Sunday, April 9, 2023

Only 53 Percent of Russians Fully Committed to Voting for Putin, Presidential Administration Tells Regions

Paul Goble

            Staunton, Apr. 6 – At a closed briefing, officials of the Presidential Administration told deputy governors responsible for domestic policy that 53 percent of Russians are fully committed to voting for Putin while another 25 percent are vacillating and could vote either for him or for an opponent.

            To ensure they vote for Putin, the deputy governors were told that they must promote two ideas – on the one hand, that there isn’t any real alternative to Putin; and on the other, that “one should not change horses in the middle of the stream,” according to classified Kremlin sources, Vyorstka reports (

            The news agency reports that the PA officials told the regional ones at the meeting that eight percent of Russians will not vote for Putin under any circumstances, eight percent do not plan to take part in the election, and one percent plan to spoil their ballots so that they will not be counted, all figures not at odds with public polls.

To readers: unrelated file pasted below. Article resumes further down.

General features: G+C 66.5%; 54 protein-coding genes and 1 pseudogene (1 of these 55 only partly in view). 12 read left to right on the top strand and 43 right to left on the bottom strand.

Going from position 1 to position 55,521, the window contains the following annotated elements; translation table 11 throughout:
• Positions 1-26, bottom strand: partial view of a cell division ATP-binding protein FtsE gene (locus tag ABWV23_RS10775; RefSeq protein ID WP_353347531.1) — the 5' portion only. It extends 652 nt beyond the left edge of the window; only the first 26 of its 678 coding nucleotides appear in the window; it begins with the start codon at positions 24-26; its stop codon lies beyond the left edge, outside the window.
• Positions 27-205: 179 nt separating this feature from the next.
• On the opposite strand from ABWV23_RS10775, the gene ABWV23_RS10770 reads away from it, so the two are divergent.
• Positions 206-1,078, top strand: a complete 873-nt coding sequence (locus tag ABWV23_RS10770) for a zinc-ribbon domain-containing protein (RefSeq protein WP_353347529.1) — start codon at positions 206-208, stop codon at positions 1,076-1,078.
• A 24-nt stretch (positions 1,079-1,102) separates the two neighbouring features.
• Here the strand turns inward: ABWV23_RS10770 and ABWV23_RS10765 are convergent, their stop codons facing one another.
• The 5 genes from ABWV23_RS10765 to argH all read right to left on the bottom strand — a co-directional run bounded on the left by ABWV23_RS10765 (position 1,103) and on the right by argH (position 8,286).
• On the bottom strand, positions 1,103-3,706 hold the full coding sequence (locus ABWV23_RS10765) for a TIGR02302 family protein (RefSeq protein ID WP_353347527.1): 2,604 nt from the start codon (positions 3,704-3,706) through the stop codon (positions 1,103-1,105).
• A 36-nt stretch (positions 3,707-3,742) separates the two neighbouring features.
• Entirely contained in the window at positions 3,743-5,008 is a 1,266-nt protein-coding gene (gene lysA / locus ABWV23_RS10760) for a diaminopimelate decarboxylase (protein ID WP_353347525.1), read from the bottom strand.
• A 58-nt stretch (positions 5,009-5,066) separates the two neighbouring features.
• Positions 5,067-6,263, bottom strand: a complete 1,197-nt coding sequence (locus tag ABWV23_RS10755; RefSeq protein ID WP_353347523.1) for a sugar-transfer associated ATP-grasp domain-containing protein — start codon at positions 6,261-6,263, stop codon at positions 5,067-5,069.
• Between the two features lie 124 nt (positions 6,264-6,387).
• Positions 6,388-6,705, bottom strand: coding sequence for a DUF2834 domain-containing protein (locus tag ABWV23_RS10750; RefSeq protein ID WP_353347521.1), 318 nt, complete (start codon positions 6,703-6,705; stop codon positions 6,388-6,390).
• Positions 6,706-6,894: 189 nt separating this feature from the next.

The main dangers in the upcoming elections, the PA officials said, were potentially growing concern about the special operation, ethnic issues, and generational divides. The Kremlin currently divides the population into five groups as far as the election is concerned and believes it can do well in all but one of them.

            That is the Westerners, who form about 12 percent of the population, and want a Russia very different from the one Putin is creating. The other four are Putin “loyalists” who form 27 percent of the population, “patriots” (26 percent) who are inclined to support the regime, socialists (19 percent), and progressives (11 percent) who want to see more economic growth.

            At the PA seminar, the deputy governors were told that the two groups the Kremlin is most concerned about are “disappointed patriots” who want Moscow to take more decisive actions in Ukraine and “Westerners” who want an entirely different Russian policy at home and abroad. The first group now numbers about four percent but could grow to 15 percent by 2024.

            The Westerners now amount to 10 to 12 percent of the voters but their numbers could swell to 15 to 20 percent, especially if pessimism spreads more generally among the population. The Westerners don’t want television and the Kremlin hopes not to win them over but to demotivate them from taking part in the election itself.

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